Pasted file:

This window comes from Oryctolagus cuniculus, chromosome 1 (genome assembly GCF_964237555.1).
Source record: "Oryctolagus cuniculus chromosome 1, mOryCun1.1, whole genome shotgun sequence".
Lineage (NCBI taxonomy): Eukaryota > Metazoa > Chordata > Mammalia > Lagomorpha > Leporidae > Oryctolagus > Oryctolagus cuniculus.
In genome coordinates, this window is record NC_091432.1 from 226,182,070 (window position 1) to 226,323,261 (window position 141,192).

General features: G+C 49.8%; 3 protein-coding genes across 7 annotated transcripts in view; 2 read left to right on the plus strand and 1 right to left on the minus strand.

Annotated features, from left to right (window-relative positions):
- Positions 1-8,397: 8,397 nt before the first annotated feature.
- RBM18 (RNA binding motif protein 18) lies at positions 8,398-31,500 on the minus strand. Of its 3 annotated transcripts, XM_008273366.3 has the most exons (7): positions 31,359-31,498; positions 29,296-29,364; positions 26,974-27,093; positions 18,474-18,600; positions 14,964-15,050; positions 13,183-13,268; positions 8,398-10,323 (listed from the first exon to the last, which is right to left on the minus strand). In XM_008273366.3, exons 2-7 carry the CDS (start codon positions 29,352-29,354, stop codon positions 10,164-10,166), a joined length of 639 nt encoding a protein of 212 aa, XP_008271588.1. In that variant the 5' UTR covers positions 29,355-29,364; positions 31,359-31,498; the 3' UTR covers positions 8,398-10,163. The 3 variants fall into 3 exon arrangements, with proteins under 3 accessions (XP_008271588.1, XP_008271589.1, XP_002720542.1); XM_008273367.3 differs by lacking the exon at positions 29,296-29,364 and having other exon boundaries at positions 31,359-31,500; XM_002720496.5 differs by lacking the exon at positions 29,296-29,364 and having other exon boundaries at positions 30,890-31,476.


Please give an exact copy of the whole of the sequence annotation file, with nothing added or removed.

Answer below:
This window comes from Oryctolagus cuniculus, chromosome 1 (genome assembly GCF_964237555.1).
Source record: "Oryctolagus cuniculus chromosome 1, mOryCun1.1, whole genome shotgun sequence".
Lineage (NCBI taxonomy): Eukaryota > Metazoa > Chordata > Mammalia > Lagomorpha > Leporidae > Oryctolagus > Oryctolagus cuniculus.
In genome coordinates, this window is record NC_091432.1 from 226,182,070 (window position 1) to 226,323,261 (window position 141,192).

General features: G+C 49.8%; 3 protein-coding genes across 7 annotated transcripts in view; 2 read left to right on the plus strand and 1 right to left on the minus strand.

Annotated features, from left to right (window-relative positions):
- Positions 1-8,397: 8,397 nt before the first annotated feature.
- RBM18 (RNA binding motif protein 18) lies at positions 8,398-31,500 on the minus strand. Of its 3 annotated transcripts, XM_008273366.3 has the most exons (7): positions 31,359-31,498; positions 29,296-29,364; positions 26,974-27,093; positions 18,474-18,600; positions 14,964-15,050; positions 13,183-13,268; positions 8,398-10,323 (listed from the first exon to the last, which is right to left on the minus strand). In XM_008273366.3, exons 2-7 carry the CDS (start codon positions 29,352-29,354, stop codon positions 10,164-10,166), a joined length of 639 nt encoding a protein of 212 aa, XP_008271588.1. In that variant the 5' UTR covers positions 29,355-29,364; positions 31,359-31,498; the 3' UTR covers positions 8,398-10,163. The 3 variants fall into 3 exon arrangements, with proteins under 3 accessions (XP_008271588.1, XP_008271589.1, XP_002720542.1); XM_008273367.3 differs by lacking the exon at positions 29,296-29,364 and having other exon boundaries at positions 31,359-31,500; XM_002720496.5 differs by lacking the exon at positions 29,296-29,364 and having other exon boundaries at positions 30,890-31,476.